Expert Commentary

Similar care, similar outcomes for rural and urban cancer patients

Rural-urban disparities in cancer outcomes recede for patients enrolled in clinical trials, a new study in JAMA Network Open finds.


Rural-urban disparities in cancer outcomes recede for patients enrolled in clinical trials, a new study in JAMA Network Open finds.

The study’s authors explain that patients who participate in clinical trials “are uniformly staged, treated, and followed up under protocol-specific guidelines, reducing the potential influences of inconsistent pretreatment evaluation, care, and posttreatment surveillance.”

Statistics from the U.S. Centers for Disease Control and Prevention indicate that rural areas have higher cancer death rates than urban areas. Between 2011 and 2015, the age-adjusted rate for cancer deaths in rural areas was 180 per 100,000 people, compared with 158 per 100,000 in urban areas.

“While these disparities are reported, sometimes it can be very difficult to distinguish what comes from treatment, and what comes from access, and what comes from biology,” Dawn Hershman, an oncologist at Columbia University Medical Center and one of the paper’s authors, said in a phone interview with Journalist’s Resource.

But when patients received uniform care, uniform results followed – regardless of where they lived.

Hershman and her colleagues, who are researchers at the Fred Hutchinson Cancer Research Center, Sweetwater Regional Cancer Center and University of Texas MD Anderson Cancer Center, looked at survival outcomes for 37,000 cancer patients across the country enrolled in clinical trials between 1986 and 2012.

The researchers used Rural-Urban Continuum Codes developed by the U.S. Department of Agriculture to categorize enrollees by residence.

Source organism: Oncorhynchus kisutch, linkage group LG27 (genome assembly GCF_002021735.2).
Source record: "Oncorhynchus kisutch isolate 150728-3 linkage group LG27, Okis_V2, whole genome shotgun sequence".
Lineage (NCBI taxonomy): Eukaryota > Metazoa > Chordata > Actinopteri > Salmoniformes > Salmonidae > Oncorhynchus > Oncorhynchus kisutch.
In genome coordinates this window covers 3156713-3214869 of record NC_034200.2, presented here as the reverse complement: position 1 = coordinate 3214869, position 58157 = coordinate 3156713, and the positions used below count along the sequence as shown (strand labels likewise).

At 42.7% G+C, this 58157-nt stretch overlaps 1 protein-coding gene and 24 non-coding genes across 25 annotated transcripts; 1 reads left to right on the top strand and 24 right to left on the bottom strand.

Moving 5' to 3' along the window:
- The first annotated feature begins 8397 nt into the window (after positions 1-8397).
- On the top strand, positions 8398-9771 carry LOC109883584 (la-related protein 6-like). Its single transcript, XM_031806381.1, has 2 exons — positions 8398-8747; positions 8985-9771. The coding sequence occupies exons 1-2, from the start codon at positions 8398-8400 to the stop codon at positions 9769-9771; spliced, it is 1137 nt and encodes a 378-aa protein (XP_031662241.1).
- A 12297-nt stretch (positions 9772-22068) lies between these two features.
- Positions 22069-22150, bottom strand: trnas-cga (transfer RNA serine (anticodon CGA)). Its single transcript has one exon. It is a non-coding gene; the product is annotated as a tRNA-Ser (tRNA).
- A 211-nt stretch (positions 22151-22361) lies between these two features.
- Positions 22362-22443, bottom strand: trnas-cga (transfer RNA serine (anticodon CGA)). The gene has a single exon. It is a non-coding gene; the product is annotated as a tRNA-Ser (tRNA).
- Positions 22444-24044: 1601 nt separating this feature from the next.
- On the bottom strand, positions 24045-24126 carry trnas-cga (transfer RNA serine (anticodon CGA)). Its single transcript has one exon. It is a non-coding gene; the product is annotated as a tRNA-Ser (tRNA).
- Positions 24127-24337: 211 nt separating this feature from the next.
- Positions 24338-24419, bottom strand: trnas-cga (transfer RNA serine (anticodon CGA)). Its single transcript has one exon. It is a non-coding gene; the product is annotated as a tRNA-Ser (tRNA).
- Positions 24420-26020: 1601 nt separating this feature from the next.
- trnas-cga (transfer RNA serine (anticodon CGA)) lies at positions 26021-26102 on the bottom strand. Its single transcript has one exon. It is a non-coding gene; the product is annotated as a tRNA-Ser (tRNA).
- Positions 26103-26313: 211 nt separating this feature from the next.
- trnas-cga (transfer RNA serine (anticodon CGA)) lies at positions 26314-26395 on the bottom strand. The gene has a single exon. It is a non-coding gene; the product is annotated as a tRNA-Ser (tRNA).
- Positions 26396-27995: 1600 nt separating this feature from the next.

The study involved patients enrolled in clinical trials for 17 different types of cancers. For 16 of these cancers, there were no significant differences in five-year survival outcomes between rural and urban patients.

The only type of cancer for which rural patients had worse outcomes as compared with their urban peers was adjuvant-stage, estrogen receptor-negative and progesterone receptor-negative breast cancer.

Hershman noted one limitation of the study — patients who enroll in clinical trials have a tendency to be healthier and more compliant. “To a certain extent, it does self-select people who may be more on top of their care,” she said.

Nevertheless, she suggested the findings point to a few practicable health care interventions: “There are a lot of things we can’t solve that lead to disparities, but if this is one component, this is something we can solve.”

“It helps from a policy standpoint to say, well, we need to do more to improve access for patients that live in rural communities,” Hershman said.

Another takeaway: “We need to make sure everyone is receiving high-quality care like they would in clinical trials,” she added.

“This issue of access for patients that live in rural areas has not received a lot of attention, but it’s an area that really we need to think a lot about, because our treatments are getting better, but also both more costly and more complicated,” Hershman concluded. “We need to think about innovative ways of getting patients care in the communities that they live in.”


Reporting on rural areas? Journalist’s Resource has put together a tip sheet highlighting common mistakes; we’ve also covered research on rural mothers and educational disparities.

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